When Lexus Phillips was growing up as a self-identified queer black woman in Memphis, Tennessee, she had a distinct feeling of flying blind into relationships. “There’s this dominant narrative of boy meets girls, they fall in love, and this is what it looks like. Often when LGBTQ youth are starting to date, have sex, and have relationships, there’s no role models in the community, school, or media, about what that even looks like,” she says. “I had to figure things out as I went, and sometimes that meant having to learn things more painfully.” Because flying blind into things as complicated as sex and relationships sucks—no matter how you identify sexually—below are some guiding principals that every LGBTQ teen needs to know to help you have the relationships and sexual experiences that are right for you.
Talk and learn about what sex means for you and your body. Because often the sex that’s talked about in health class or among your friends may be heterosexual sex, it’s especially important to be intentional about seeking sexual health information. “It’s crucial for us learn about our bodies, know how certain STIS are transmitted, know what sexual health information applies to the kind of sex we’re having,” says Lexus, now a LGBTQ youth organizer with Advocates for Youth. “Having these conversations is a way to help take away any discomfort and shame you feel about sex because they make you more knowledgeable. I know I felt more secure in any sex and relationship decisions I was making when I had more knowledge and information. Now I say that with the acknowledgement that we unfortunately exists within a system of inadequate sex education and services that burdens us to seek out our own information in the first place. With that being said, I urge young people in the information seeking process to be gentle with themselves—stepping out their comfort zone to have these conversations, but to the extent of what feels comfortable for them.”
Advocate for healthy and balanced relationships. In a healthy relationship both partners are able to express their desires and needs and both partners listen to what those needs are. “We can often be so concerned with our partners that we forget our needs and desires,” says Lexus. “It’s just as important to be aware of what makes you comfortable, what you enjoy doing, and what you’re not comfortable doing.” But understandably, expressing those preferences is not always the easiest thing to do. “A lot of times LBGTQ youth feel invisible,” says Louis Ortiz-Fonseca, Senior LGBTQ program manager at Advocates for Youth. “So when we feel wanted and feel a connection, we want to sustain that no matter what part of ourselves that means giving away or checking at the door. That feeling is normal, but always remember that the other person in the room is lucky too, and that a partner who truly cares about you will want you to be able to be your full self.”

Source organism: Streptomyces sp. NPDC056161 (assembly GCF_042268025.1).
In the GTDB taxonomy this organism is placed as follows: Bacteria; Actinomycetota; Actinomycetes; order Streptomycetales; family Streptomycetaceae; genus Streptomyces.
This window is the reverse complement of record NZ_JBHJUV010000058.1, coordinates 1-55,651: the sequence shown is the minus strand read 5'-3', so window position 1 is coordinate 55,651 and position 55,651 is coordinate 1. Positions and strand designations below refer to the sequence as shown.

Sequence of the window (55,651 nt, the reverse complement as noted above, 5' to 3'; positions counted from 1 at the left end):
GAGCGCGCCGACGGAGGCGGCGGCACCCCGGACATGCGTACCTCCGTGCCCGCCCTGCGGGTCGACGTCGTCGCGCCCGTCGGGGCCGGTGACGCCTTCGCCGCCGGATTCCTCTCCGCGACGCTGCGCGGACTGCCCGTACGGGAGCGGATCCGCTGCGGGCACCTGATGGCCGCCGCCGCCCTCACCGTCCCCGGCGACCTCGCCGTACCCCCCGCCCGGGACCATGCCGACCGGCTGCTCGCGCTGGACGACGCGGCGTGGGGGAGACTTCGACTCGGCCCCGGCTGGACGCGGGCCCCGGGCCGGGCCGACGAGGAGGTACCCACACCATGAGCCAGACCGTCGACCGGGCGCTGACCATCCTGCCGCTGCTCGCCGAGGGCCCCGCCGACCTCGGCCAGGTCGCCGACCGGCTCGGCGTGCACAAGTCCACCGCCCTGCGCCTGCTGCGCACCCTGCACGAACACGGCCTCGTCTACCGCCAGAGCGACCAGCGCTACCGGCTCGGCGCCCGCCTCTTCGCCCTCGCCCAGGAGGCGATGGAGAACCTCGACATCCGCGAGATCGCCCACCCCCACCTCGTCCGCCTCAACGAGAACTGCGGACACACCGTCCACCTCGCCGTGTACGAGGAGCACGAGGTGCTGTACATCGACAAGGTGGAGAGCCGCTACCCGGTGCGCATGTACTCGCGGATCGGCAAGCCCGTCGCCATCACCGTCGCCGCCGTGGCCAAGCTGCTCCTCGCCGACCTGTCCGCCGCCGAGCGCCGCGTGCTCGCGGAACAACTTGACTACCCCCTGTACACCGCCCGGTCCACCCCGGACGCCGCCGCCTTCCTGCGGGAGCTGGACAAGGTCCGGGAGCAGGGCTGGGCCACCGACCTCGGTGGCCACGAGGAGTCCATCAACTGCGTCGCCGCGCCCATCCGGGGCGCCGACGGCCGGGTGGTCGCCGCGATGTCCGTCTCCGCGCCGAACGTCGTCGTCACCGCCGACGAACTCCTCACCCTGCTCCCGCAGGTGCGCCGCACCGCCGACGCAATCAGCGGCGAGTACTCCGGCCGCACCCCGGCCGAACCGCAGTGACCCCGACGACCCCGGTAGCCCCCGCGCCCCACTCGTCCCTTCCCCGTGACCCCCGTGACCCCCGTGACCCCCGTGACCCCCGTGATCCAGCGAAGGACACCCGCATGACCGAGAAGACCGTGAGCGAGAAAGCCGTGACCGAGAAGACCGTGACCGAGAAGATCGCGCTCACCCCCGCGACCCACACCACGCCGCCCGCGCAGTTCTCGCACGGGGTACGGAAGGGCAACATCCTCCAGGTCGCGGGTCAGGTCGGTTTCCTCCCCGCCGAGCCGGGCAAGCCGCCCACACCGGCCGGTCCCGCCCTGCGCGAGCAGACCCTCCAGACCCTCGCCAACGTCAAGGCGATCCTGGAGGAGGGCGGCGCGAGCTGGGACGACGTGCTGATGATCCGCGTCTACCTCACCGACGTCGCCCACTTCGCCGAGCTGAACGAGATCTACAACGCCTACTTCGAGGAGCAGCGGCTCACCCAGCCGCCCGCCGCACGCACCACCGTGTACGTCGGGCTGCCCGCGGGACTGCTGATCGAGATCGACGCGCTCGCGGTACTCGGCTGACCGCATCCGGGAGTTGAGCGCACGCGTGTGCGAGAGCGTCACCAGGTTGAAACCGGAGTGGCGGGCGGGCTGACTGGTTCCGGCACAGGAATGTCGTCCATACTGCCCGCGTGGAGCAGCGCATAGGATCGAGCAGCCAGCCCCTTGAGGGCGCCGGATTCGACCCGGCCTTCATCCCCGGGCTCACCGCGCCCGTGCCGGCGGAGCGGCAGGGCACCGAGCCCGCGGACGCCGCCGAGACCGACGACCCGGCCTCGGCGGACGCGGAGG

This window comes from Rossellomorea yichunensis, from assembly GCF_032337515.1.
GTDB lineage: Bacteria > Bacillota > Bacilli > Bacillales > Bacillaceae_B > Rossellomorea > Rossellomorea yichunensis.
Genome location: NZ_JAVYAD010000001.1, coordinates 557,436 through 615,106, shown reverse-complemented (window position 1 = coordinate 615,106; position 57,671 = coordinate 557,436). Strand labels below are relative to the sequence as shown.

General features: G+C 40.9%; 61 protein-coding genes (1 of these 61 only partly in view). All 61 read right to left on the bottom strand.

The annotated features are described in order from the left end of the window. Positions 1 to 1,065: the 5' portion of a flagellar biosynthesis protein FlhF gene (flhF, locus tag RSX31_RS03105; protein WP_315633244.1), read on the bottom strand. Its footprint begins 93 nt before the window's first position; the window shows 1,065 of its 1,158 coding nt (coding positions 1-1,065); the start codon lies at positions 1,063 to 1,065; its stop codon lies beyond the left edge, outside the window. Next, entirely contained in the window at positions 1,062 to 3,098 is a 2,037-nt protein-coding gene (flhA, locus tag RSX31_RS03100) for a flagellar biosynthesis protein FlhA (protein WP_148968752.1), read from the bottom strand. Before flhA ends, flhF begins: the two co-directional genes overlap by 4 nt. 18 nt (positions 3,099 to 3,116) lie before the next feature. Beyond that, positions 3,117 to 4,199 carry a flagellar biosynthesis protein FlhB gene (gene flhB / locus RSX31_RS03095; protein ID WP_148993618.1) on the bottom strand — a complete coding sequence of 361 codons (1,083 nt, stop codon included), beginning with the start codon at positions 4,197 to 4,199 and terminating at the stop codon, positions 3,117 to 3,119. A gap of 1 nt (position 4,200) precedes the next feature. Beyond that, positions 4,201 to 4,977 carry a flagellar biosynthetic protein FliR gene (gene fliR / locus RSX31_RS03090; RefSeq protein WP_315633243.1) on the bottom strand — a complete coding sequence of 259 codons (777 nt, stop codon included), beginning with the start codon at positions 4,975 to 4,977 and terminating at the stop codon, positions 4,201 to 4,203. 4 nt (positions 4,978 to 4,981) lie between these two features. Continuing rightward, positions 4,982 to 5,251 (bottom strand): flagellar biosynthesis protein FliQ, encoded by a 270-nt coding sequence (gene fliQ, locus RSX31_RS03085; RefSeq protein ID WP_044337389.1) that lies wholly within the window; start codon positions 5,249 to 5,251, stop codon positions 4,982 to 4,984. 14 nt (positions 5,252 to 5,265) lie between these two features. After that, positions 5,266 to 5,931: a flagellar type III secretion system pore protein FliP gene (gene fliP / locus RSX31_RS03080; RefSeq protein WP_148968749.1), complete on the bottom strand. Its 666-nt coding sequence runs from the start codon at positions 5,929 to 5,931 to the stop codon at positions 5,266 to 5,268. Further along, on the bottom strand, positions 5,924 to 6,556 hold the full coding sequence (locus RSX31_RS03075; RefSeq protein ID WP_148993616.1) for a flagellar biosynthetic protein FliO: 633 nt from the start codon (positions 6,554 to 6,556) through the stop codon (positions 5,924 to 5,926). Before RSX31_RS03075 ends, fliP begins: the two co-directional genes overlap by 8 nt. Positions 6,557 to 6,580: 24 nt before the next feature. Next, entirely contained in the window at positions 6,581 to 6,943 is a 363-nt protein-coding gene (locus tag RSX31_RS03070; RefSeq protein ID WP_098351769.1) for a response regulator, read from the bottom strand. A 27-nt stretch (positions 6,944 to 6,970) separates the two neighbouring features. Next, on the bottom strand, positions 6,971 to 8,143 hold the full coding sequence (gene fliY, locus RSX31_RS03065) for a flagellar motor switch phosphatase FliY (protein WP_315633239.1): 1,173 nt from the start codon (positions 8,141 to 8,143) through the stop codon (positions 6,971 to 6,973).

Understand unhealthy relationships can apply to you. Know that sexual violence, dating violence, and the importance of consent are just as relevant to LGBTQ relationships as heterosexual ones. “When you think about intimate partner violence you may conjure up an image of a straight couple,” says Lexus. “But this can happen in all relationships. If at any moment you feel your partner is ignoring what makes you comfortable, or is asserting dominance or power over you—that is problematic.
Be kind to yourself. We’re told to do unto others as we would want done unto us—but sometimes we need that lesson in reverse. “LGBTQ are youth are taught to always be thinking about others—be patient with your parents who don’t’ get it, or your friends who offended you.” says Louis. “But often, we’re not nearly as kind to ourselves. For example, if someone doesn’t like us or find us cute we can start to feel like we’re flawed or there’s something wrong with how we look. We need to extend the patience we have with others to ourselves and our bodies, and not pick ourselves apart or beat ourselves up.” And the most important way to be kind to ourselves, says Lexus, is to “remember we are deserving of love. Love and healthy, positive, mutually respectful relationships.”